CR is especially concerned about ground meats. When a chicken breast is contaminated with Salmonella, it usually resides on the surface, where it can be easily killed during cooking. But minced chicken gets the Salmonella mixed throughout, making it much more difficult to be killed if not properly cooked. Also, handling the mix causes the hands to get contaminated and contaminate other surfaces.
CR feels that FSIS should treat the Salmonella issue in chicken with much more urgency because Salmonella in ground poultry is more common than it should be. Actually, Salmonella in poultry is a bigger problem than E. coli in meat.
CR complains about the USDA allowing Salmonella in up to 9.8% of whole birds it tests, 15.4% of parts, and 25% of ground chicken. The punishment for exceeding these levels is a warning, not a stop in production. Larger, more systematic changes are required now.
Dr. Price (Director of Antibiotic resistance Center at Georgetown University, Washington DC) suggests that the best way to reduce Salmonella in chickens is to reduce the number of chickens that carry Salmonella in the first place and for the USDA/FSIS to declare the bacteria to be adulterants. However, he acknowledges that it is unlikely to happen. The possible alternative is to reduce the percentage of allowed plosive samples for Salmonella.
FSIS to create risk assessments for Salmonella in poultry
The USDA is rethinking its strategy to most effectively reduce Salmonella in poultry. The USDA/FSIS are collaborating with the University of Maryland’s Joint Institute for Food Safety and Applied Nutrition and EpiX Analytic in developing a risk assessment model for Salmonella in poultry. The model will allow determining the impact of monitoring and enforcing control through the manufacturing process.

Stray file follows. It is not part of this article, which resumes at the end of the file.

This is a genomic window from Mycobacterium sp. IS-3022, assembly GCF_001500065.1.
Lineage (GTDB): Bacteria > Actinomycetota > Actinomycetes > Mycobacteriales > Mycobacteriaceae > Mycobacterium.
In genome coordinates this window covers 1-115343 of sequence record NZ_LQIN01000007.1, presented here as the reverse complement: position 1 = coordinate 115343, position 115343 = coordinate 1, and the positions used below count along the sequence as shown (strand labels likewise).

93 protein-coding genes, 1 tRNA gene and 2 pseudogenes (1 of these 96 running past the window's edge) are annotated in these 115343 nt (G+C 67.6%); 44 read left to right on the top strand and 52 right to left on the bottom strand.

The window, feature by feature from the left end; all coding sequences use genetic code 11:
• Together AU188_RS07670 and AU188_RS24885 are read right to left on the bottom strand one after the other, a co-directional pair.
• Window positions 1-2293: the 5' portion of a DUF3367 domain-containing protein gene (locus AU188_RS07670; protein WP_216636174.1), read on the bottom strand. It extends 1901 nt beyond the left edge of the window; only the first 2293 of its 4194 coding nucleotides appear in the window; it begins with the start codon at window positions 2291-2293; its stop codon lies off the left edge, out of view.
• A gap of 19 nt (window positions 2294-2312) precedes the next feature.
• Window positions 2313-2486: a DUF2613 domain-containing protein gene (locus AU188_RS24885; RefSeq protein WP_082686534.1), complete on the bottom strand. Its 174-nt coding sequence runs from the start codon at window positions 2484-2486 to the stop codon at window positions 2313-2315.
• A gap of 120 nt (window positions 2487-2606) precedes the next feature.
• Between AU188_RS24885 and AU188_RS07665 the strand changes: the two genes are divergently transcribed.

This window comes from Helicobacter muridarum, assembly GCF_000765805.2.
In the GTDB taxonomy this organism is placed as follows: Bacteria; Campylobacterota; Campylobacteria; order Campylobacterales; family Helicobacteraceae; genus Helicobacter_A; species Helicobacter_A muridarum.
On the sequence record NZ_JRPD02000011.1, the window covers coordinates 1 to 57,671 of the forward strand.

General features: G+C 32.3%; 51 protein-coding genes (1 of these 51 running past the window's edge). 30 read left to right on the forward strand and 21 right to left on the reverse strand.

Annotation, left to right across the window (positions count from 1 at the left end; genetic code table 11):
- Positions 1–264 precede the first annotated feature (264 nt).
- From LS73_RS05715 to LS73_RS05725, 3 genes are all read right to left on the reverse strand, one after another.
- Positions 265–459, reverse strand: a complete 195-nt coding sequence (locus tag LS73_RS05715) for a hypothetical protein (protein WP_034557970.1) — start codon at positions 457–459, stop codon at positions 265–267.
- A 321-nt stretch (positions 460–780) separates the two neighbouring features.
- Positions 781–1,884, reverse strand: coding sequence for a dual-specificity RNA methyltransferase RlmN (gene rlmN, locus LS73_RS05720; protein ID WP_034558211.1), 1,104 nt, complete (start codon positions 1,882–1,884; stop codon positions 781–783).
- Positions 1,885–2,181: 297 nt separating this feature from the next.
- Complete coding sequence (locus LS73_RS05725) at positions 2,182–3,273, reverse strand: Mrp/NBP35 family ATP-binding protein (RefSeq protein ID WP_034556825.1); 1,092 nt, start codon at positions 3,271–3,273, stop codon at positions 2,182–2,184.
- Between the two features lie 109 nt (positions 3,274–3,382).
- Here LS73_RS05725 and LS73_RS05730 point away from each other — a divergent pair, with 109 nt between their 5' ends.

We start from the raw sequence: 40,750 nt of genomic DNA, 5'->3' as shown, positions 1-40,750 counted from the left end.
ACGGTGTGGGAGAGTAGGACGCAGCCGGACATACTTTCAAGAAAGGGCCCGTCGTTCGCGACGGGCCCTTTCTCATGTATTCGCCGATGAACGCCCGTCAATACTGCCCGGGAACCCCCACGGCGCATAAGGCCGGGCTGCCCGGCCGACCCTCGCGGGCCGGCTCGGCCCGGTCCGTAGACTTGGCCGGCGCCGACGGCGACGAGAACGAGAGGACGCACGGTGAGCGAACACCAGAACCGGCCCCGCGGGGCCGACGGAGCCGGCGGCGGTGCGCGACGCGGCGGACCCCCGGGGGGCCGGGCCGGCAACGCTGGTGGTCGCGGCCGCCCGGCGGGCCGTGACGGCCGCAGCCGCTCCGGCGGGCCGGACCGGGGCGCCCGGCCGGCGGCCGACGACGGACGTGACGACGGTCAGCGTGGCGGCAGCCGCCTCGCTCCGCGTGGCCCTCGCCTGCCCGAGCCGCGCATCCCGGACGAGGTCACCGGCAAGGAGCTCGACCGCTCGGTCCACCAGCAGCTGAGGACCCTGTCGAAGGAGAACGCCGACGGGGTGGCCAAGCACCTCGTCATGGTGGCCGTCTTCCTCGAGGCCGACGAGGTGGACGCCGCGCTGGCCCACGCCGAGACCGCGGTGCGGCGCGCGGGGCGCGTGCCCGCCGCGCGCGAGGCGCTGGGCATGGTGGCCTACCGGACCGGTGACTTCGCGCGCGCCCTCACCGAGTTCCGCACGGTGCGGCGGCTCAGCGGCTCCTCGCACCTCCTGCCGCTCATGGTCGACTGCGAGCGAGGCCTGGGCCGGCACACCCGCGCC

To conduct the risk assessment, some questions need to be answered to evaluate and compare the public health benefits of policy options for controlling Salmonella in poultry. For example, is the public health impact (change in illnesses, hospitalizations, and deaths) achieved by eliminating specific levels of Salmonella at the receiving? What is the impact of certain levels of Salmonella on the final product and the impact of specific subtypes? What is the impact of monitoring/enforcing process control from re-hang to post-chill? What is the public health impact of combinations of the risk management options listed above?
The USDA/FSIS have partnered with bioMérieux to use in its laboratories the GENE-UP®QUANT system (the first non-enrichment quantification diagnostic for Salmonella that got AOAC approval) as a tool to determine levels of Salmonella in poultry. The quantification of Salmonella is part of the agency effort to reduce the pathogen in poultry, by knowing the amount of Salmonella and not just presence absences. A total eradication of Salmonella in raw poultry is unrealistic. However, a key question is if risk assessment will point the USDA in the right direction and can the risk of Salmonella be significantly reduced?